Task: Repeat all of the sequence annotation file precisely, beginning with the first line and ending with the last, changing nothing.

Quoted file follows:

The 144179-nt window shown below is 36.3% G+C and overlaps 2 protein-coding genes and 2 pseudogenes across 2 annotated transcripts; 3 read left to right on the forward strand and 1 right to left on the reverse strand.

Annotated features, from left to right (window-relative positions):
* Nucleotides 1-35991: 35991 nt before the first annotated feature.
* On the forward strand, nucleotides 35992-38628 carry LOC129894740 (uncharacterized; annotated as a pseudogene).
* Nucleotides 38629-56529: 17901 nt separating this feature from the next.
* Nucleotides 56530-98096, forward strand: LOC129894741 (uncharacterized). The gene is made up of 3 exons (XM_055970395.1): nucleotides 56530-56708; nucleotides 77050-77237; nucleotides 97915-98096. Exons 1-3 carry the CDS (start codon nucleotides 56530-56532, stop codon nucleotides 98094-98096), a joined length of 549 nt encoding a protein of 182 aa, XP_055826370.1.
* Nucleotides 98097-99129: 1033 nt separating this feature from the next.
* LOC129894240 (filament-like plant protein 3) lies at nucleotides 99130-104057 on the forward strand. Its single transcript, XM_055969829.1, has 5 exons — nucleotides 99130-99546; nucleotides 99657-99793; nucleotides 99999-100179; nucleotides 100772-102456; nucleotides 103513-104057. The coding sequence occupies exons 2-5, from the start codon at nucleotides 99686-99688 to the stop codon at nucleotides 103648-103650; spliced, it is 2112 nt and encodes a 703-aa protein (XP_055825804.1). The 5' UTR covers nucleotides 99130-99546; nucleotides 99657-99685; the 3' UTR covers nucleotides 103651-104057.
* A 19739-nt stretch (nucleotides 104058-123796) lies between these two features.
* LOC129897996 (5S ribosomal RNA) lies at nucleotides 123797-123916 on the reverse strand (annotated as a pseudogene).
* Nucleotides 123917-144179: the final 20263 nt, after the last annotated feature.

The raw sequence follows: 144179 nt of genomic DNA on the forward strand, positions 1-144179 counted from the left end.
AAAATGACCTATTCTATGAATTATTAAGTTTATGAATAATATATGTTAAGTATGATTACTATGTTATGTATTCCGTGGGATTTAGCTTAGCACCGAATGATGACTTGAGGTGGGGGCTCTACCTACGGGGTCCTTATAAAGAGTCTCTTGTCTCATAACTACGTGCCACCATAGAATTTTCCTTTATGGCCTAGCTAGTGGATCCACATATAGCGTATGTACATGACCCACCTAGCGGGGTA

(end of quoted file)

The 144179-nt window shown below is 36.3% G+C and overlaps 2 protein-coding genes and 2 pseudogenes across 2 annotated transcripts; 3 read left to right on the forward strand and 1 right to left on the reverse strand.

Annotated features, from left to right (window-relative positions):
* Nucleotides 1-35991: 35991 nt before the first annotated feature.
* On the forward strand, nucleotides 35992-38628 carry LOC129894740 (uncharacterized; annotated as a pseudogene).
* Nucleotides 38629-56529: 17901 nt separating this feature from the next.
* Nucleotides 56530-98096, forward strand: LOC129894741 (uncharacterized). The gene is made up of 3 exons (XM_055970395.1): nucleotides 56530-56708; nucleotides 77050-77237; nucleotides 97915-98096. Exons 1-3 carry the CDS (start codon nucleotides 56530-56532, stop codon nucleotides 98094-98096), a joined length of 549 nt encoding a protein of 182 aa, XP_055826370.1.
* Nucleotides 98097-99129: 1033 nt separating this feature from the next.
* LOC129894240 (filament-like plant protein 3) lies at nucleotides 99130-104057 on the forward strand. Its single transcript, XM_055969829.1, has 5 exons — nucleotides 99130-99546; nucleotides 99657-99793; nucleotides 99999-100179; nucleotides 100772-102456; nucleotides 103513-104057. The coding sequence occupies exons 2-5, from the start codon at nucleotides 99686-99688 to the stop codon at nucleotides 103648-103650; spliced, it is 2112 nt and encodes a 703-aa protein (XP_055825804.1). The 5' UTR covers nucleotides 99130-99546; nucleotides 99657-99685; the 3' UTR covers nucleotides 103651-104057.
* A 19739-nt stretch (nucleotides 104058-123796) lies between these two features.
* LOC129897996 (5S ribosomal RNA) lies at nucleotides 123797-123916 on the reverse strand (annotated as a pseudogene).
* Nucleotides 123917-144179: the final 20263 nt, after the last annotated feature.

The raw sequence follows: 144179 nt of genomic DNA on the forward strand, positions 1-144179 counted from the left end.
AAAATGACCTATTCTATGAATTATTAAGTTTATGAATAATATATGTTAAGTATGATTACTATGTTATGTATTCCGTGGGATTTAGCTTAGCACCGAATGATGACTTGAGGTGGGGGCTCTACCTACGGGGTCCTTATAAAGAGTCTCTTGTCTCATAACTACGTGCCACCATAGAATTTTCCTTTATGGCCTAGCTAGTGGATCCACATATAGCGTATGTACATGACCCACCTAGCGGGGTA